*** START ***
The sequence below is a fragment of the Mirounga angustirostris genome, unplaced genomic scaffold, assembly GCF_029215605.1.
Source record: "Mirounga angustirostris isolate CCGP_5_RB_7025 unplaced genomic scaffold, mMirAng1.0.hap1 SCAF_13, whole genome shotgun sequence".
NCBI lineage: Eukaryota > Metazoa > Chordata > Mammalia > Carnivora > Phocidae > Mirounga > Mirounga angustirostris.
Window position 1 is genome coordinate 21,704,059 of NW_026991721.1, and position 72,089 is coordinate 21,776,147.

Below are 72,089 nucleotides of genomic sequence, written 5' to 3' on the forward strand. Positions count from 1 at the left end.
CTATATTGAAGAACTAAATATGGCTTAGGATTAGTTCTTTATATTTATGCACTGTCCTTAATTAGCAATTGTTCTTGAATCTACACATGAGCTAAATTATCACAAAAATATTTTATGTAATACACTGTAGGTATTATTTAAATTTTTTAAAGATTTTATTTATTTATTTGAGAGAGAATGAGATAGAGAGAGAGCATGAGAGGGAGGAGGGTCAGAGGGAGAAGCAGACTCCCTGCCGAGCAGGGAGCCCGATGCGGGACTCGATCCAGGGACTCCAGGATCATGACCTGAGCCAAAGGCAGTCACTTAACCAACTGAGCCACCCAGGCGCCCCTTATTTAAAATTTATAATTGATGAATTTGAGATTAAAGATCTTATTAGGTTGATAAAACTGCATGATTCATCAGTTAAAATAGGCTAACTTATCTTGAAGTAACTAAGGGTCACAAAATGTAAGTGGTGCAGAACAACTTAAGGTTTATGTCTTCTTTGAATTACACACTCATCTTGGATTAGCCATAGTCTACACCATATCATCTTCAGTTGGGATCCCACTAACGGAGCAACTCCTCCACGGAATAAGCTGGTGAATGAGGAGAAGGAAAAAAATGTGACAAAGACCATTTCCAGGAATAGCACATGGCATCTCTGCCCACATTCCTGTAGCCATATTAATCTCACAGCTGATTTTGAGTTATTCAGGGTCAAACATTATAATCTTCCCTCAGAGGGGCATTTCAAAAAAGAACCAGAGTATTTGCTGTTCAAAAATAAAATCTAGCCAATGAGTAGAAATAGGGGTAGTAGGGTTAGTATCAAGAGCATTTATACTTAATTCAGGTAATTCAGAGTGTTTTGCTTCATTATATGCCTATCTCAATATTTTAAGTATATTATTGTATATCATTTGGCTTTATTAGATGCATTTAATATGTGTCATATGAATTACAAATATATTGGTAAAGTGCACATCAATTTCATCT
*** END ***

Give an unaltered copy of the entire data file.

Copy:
The sequence below is a fragment of the Mirounga angustirostris genome, unplaced genomic scaffold, assembly GCF_029215605.1.
Source record: "Mirounga angustirostris isolate CCGP_5_RB_7025 unplaced genomic scaffold, mMirAng1.0.hap1 SCAF_13, whole genome shotgun sequence".
NCBI lineage: Eukaryota > Metazoa > Chordata > Mammalia > Carnivora > Phocidae > Mirounga > Mirounga angustirostris.
Window position 1 is genome coordinate 21,704,059 of NW_026991721.1, and position 72,089 is coordinate 21,776,147.

Below are 72,089 nucleotides of genomic sequence, written 5' to 3' on the forward strand. Positions count from 1 at the left end.
CTATATTGAAGAACTAAATATGGCTTAGGATTAGTTCTTTATATTTATGCACTGTCCTTAATTAGCAATTGTTCTTGAATCTACACATGAGCTAAATTATCACAAAAATATTTTATGTAATACACTGTAGGTATTATTTAAATTTTTTAAAGATTTTATTTATTTATTTGAGAGAGAATGAGATAGAGAGAGAGCATGAGAGGGAGGAGGGTCAGAGGGAGAAGCAGACTCCCTGCCGAGCAGGGAGCCCGATGCGGGACTCGATCCAGGGACTCCAGGATCATGACCTGAGCCAAAGGCAGTCACTTAACCAACTGAGCCACCCAGGCGCCCCTTATTTAAAATTTATAATTGATGAATTTGAGATTAAAGATCTTATTAGGTTGATAAAACTGCATGATTCATCAGTTAAAATAGGCTAACTTATCTTGAAGTAACTAAGGGTCACAAAATGTAAGTGGTGCAGAACAACTTAAGGTTTATGTCTTCTTTGAATTACACACTCATCTTGGATTAGCCATAGTCTACACCATATCATCTTCAGTTGGGATCCCACTAACGGAGCAACTCCTCCACGGAATAAGCTGGTGAATGAGGAGAAGGAAAAAAATGTGACAAAGACCATTTCCAGGAATAGCACATGGCATCTCTGCCCACATTCCTGTAGCCATATTAATCTCACAGCTGATTTTGAGTTATTCAGGGTCAAACATTATAATCTTCCCTCAGAGGGGCATTTCAAAAAAGAACCAGAGTATTTGCTGTTCAAAAATAAAATCTAGCCAATGAGTAGAAATAGGGGTAGTAGGGTTAGTATCAAGAGCATTTATACTTAATTCAGGTAATTCAGAGTGTTTTGCTTCATTATATGCCTATCTCAATATTTTAAGTATATTATTGTATATCATTTGGCTTTATTAGATGCATTTAATATGTGTCATATGAATTACAAATATATTGGTAAAGTGCACATCAATTTCATCT